Join us for a conversation with Sarah Philpott, author of Loved Baby, about how to navigate the painful journey of grief after pregnancy loss. Sarah shares her story of growing up as a rainbow baby herself and then experiencing multiple miscarriages while trying to grow her own family.
Living a life acquainted with loss, Sarah discusses with Ashley how she grieved with hope and found joy in the perfection of Heaven. She encourages grieving moms to embrace Christ and use their spiritual gifts to shine His light after pregnancy loss.
In this episode, we discussed:
Why you shouldn't feel guilty for grieving losses early in pregnancy
Practical ways to navigate triggers such as baby registry emails in your inbox, formula packets coming in the mail, and invitations to baby showers
How to protect your heart while you're grieving by putting up boundaries with social media and friends or family who are pregnant
Breakdowns in marriage after loss and how to reconnect with your spouse
Why our spouse cannot be our source of healing and how to rely on Christ instead (and give our spouses grace in the process)
How to choose faith over fear when trying to conceive again
Honoring our babies and our Father in Heaven by rejoicing in our suffering, shining the light of Jesus, and being sanctified to be more like Him
Sarah's healing process of writing Loved Baby and how God used her spiritual gifts to comfort other grieving moms
Each episode has a special Hope Guide that you can download by clicking the button below. It is packed with hope-filled resources and extra information from the episode!
Discussion / Application Questions (leave your answers below in the comments!)
We discuss how to navigate triggers after pregnancy loss. Which triggers have bothered you the most? Sarah shared some ideas on how to protect your heart (in response to these triggers). What advice did you find most helpful that you can put into practice moving forward?
There is a potential for breakdown in marriage after loss, and Sarah shares some tips on how to reconnect with your spouse. Write down the key points that resonated with you in order to strengthen your marriage.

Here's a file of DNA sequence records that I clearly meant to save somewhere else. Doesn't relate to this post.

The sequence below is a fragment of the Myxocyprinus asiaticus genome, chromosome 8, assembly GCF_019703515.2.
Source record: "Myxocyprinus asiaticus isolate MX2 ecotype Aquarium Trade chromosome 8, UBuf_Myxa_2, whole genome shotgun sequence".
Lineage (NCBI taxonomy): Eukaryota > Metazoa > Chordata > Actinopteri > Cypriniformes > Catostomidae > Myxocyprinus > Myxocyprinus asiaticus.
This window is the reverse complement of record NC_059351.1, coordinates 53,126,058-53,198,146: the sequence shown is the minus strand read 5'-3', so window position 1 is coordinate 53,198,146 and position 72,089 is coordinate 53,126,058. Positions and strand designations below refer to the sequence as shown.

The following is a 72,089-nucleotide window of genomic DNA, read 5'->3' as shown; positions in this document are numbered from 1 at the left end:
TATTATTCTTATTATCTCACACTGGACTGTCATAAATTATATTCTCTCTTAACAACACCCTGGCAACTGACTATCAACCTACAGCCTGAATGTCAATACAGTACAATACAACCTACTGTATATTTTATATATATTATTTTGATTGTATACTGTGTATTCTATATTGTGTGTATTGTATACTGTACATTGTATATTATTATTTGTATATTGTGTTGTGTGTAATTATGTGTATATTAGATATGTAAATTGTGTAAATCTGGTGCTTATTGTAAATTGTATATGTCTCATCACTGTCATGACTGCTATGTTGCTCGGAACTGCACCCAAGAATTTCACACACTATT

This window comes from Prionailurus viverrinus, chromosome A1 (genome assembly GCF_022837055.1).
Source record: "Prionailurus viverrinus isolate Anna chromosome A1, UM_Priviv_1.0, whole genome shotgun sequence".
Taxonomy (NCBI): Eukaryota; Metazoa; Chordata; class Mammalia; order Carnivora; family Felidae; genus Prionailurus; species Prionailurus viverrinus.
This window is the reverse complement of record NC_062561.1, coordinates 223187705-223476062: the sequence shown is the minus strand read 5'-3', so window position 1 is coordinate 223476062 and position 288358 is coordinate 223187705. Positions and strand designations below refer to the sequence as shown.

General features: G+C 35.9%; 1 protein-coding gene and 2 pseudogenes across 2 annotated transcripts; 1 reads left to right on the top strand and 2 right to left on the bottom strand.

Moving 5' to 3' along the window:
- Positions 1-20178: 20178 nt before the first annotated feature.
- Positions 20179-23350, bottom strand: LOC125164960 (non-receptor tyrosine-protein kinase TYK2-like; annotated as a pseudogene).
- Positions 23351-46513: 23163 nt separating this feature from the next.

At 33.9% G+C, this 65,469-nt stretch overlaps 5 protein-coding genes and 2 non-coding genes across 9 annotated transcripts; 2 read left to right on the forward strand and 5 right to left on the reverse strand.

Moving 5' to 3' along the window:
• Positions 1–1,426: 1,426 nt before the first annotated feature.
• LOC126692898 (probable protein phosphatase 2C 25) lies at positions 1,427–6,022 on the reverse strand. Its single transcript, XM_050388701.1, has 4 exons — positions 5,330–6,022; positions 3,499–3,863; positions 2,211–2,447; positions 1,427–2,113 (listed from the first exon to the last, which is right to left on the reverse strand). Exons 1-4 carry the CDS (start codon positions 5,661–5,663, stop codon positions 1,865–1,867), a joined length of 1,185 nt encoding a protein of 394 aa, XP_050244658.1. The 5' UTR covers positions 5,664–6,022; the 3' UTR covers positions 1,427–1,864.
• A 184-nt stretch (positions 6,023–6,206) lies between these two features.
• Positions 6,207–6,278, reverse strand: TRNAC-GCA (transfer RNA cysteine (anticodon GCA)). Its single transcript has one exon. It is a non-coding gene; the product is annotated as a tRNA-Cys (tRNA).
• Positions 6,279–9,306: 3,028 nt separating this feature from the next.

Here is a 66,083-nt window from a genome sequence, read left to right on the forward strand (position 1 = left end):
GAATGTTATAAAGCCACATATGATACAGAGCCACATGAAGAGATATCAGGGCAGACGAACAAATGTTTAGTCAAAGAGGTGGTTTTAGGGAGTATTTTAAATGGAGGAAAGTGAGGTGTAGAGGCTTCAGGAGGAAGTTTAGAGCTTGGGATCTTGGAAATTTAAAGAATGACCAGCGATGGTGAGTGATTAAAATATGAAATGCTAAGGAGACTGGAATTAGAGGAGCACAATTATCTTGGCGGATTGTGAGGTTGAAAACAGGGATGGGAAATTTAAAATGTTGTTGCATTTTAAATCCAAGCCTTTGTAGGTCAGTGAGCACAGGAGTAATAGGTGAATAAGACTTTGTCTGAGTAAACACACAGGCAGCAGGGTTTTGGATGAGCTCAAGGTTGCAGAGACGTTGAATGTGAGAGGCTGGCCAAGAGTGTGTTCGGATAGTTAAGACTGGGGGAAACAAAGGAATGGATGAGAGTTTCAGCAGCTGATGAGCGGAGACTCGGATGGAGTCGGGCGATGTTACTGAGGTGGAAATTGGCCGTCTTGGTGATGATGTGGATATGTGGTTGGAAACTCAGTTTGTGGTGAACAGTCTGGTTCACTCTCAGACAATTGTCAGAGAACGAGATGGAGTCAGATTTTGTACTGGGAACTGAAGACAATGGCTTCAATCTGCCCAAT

Sarah encourages grieving moms to let their lights shine for Jesus and to lead others to Christ using their spiritual gifts. What talents has God given you that you could use to spread the Gospel or comfort others in their pain in memory of your baby in Heaven?
Graphics to share on social media or pin on Pinterest! Find more here.
CONNECT WITH OUR GUEST
Sarah Philpott is the author of the award-winning book: Loved Baby: 31 Devotions Helping You Grieve and Cherish Your Child After Pregnancy Loss.
Sarah lives in Tennessee on a cattle farm where she raises her four children and is farm wife to her high-school sweetheart. Sarah is the founder of the Loved Baby support group and #HonorAllMoms Mother's Day movement.
Connect with Sarah:
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MEET OUR HOST
Ashley Opliger is the Executive Director of Bridget's Cradles, a nonprofit organization based in Wichita, Kansas that donates cradles to over 1,090 hospitals in all 50 states and comforts over 26,000 bereaved families a year.
Ashley is married to Matt and they have three children: Bridget (in Heaven), and two sons. She is a follower of Christ who desires to share the hope of Heaven with families grieving the loss of a baby.
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Episode 3: Navigating Pregnancy Loss with Sarah Philpott
Ashley Opliger: [00:00:00] You’re listening to the Cradled in Hope Podcast where we believe that the hope of Heaven, through faith in Jesus Christ, has the power to heal our hearts after the loss of a baby. It’s a pain no mother should have to endure and we want this podcast to be a safe place for your broken heart to land. Here, we are going to trust God’s promise to restore our joy, use our grief for good, and allow us to spend eternity with our babies in Heaven.
I’m your host, Ashley Opliger. I’m a wife, mom, and follower of Christ clinging to the hope of Heaven. My daughter, Bridget, was stillborn at 24 weeks in my first pregnancy in 2014. In her memory, my husband and I started a nonprofit ministry called Bridget’s Cradles, and God has given us purpose in our pain and we’ve seen beauty come from ashes.